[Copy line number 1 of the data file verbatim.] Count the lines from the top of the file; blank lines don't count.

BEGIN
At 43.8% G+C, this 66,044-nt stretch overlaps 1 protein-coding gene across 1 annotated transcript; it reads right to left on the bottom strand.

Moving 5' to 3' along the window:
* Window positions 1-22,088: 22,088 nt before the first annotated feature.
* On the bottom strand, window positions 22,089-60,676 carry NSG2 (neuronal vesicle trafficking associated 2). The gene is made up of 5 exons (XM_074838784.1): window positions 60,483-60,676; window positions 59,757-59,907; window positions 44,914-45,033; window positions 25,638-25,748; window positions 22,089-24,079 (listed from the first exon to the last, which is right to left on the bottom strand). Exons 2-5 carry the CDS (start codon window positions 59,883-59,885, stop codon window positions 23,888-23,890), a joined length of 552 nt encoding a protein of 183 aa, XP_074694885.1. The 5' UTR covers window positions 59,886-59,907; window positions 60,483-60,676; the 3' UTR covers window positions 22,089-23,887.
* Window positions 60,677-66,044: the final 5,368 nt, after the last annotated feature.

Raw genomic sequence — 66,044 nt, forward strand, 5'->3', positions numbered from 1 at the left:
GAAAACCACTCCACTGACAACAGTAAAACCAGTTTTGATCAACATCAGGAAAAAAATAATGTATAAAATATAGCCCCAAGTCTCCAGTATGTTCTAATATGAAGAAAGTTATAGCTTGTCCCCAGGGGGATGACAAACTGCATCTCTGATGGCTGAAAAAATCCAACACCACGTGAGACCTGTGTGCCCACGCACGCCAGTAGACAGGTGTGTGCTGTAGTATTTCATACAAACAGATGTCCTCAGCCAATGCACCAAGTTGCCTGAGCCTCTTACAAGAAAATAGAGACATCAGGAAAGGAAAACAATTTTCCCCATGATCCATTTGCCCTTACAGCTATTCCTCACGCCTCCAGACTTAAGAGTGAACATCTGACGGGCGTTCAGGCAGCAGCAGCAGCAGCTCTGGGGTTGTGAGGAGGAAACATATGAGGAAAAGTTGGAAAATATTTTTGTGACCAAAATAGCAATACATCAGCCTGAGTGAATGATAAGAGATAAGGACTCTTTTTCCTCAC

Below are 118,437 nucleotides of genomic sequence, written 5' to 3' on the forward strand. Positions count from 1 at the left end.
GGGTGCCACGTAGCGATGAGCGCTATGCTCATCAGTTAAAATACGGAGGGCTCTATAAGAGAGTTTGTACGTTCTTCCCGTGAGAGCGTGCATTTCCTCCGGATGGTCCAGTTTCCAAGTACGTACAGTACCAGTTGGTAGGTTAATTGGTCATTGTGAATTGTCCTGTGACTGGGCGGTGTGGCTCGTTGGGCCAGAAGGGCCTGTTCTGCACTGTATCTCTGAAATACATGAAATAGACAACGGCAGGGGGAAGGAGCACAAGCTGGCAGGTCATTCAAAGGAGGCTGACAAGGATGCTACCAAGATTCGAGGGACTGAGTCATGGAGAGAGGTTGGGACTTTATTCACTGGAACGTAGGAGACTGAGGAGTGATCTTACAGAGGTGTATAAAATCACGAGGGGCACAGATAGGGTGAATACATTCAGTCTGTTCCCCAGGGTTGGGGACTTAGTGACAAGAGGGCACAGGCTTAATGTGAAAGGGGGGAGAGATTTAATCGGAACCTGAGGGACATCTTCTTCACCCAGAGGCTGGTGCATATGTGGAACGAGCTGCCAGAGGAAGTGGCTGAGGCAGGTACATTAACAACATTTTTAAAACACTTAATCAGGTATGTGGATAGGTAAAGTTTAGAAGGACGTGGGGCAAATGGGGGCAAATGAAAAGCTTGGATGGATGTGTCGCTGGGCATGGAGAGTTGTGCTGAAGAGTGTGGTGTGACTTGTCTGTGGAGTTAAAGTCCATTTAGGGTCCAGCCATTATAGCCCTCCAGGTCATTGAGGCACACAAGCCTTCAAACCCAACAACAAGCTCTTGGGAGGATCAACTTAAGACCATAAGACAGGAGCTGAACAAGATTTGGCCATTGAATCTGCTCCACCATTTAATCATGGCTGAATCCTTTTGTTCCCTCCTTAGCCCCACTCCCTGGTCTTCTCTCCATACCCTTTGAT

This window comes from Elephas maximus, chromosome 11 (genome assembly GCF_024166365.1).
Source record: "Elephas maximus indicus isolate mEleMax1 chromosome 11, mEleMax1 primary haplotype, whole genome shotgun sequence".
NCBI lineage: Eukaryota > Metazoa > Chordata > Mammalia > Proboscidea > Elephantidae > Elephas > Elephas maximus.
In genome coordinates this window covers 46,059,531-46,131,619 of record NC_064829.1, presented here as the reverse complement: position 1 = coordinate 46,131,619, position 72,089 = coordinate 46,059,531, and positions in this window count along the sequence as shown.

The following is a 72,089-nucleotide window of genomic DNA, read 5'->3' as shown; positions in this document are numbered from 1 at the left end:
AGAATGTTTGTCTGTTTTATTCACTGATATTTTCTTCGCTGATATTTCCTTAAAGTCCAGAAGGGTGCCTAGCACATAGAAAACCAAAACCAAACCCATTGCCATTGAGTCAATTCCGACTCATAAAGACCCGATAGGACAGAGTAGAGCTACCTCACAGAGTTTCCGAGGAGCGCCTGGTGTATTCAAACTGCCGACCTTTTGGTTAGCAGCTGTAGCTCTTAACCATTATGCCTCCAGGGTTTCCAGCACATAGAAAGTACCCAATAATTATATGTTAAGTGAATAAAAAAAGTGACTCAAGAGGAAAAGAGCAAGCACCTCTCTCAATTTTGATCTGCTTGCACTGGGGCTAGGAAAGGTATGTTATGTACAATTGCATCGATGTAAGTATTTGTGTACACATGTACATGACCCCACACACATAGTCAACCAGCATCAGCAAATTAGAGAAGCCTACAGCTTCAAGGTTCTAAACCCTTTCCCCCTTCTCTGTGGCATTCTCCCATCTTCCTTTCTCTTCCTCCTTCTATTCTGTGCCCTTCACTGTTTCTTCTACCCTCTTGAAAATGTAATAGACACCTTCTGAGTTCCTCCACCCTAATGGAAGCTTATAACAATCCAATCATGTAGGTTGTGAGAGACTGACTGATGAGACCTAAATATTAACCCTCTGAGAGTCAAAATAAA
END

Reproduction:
At 43.8% G+C, this 66,044-nt stretch overlaps 1 protein-coding gene across 1 annotated transcript; it reads right to left on the bottom strand.